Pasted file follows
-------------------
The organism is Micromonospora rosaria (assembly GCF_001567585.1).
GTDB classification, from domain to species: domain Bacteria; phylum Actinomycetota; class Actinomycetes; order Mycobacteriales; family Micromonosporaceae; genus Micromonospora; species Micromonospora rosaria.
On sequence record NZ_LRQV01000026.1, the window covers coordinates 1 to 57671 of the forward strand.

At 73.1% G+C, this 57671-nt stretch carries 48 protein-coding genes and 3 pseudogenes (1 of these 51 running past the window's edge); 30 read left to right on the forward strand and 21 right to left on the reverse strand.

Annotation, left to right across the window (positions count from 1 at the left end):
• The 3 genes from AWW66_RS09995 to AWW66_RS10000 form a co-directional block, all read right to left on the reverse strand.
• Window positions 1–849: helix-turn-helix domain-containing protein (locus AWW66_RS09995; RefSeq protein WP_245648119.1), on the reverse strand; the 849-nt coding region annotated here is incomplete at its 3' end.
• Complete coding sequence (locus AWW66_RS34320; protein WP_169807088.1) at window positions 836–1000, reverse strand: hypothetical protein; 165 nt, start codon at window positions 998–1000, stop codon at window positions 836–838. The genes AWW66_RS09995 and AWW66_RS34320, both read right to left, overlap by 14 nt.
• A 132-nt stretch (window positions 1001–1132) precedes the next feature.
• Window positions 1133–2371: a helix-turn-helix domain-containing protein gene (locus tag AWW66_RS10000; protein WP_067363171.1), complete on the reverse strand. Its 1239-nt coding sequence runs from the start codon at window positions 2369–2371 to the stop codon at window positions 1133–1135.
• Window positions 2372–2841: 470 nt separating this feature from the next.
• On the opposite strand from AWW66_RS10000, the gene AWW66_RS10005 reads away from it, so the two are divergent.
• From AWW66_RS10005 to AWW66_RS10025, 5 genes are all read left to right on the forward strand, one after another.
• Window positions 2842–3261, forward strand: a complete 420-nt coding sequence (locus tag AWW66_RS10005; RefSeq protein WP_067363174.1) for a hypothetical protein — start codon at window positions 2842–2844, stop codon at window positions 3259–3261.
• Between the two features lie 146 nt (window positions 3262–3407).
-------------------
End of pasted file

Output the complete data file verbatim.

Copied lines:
The organism is Micromonospora rosaria (assembly GCF_001567585.1).
GTDB classification, from domain to species: domain Bacteria; phylum Actinomycetota; class Actinomycetes; order Mycobacteriales; family Micromonosporaceae; genus Micromonospora; species Micromonospora rosaria.
On sequence record NZ_LRQV01000026.1, the window covers coordinates 1 to 57671 of the forward strand.

At 73.1% G+C, this 57671-nt stretch carries 48 protein-coding genes and 3 pseudogenes (1 of these 51 running past the window's edge); 30 read left to right on the forward strand and 21 right to left on the reverse strand.

Annotation, left to right across the window (positions count from 1 at the left end):
• The 3 genes from AWW66_RS09995 to AWW66_RS10000 form a co-directional block, all read right to left on the reverse strand.
• Window positions 1–849: helix-turn-helix domain-containing protein (locus AWW66_RS09995; RefSeq protein WP_245648119.1), on the reverse strand; the 849-nt coding region annotated here is incomplete at its 3' end.
• Complete coding sequence (locus AWW66_RS34320; protein WP_169807088.1) at window positions 836–1000, reverse strand: hypothetical protein; 165 nt, start codon at window positions 998–1000, stop codon at window positions 836–838. The genes AWW66_RS09995 and AWW66_RS34320, both read right to left, overlap by 14 nt.
• A 132-nt stretch (window positions 1001–1132) precedes the next feature.
• Window positions 1133–2371: a helix-turn-helix domain-containing protein gene (locus tag AWW66_RS10000; protein WP_067363171.1), complete on the reverse strand. Its 1239-nt coding sequence runs from the start codon at window positions 2369–2371 to the stop codon at window positions 1133–1135.
• Window positions 2372–2841: 470 nt separating this feature from the next.
• On the opposite strand from AWW66_RS10000, the gene AWW66_RS10005 reads away from it, so the two are divergent.
• From AWW66_RS10005 to AWW66_RS10025, 5 genes are all read left to right on the forward strand, one after another.
• Window positions 2842–3261, forward strand: a complete 420-nt coding sequence (locus tag AWW66_RS10005; RefSeq protein WP_067363174.1) for a hypothetical protein — start codon at window positions 2842–2844, stop codon at window positions 3259–3261.
• Between the two features lie 146 nt (window positions 3262–3407).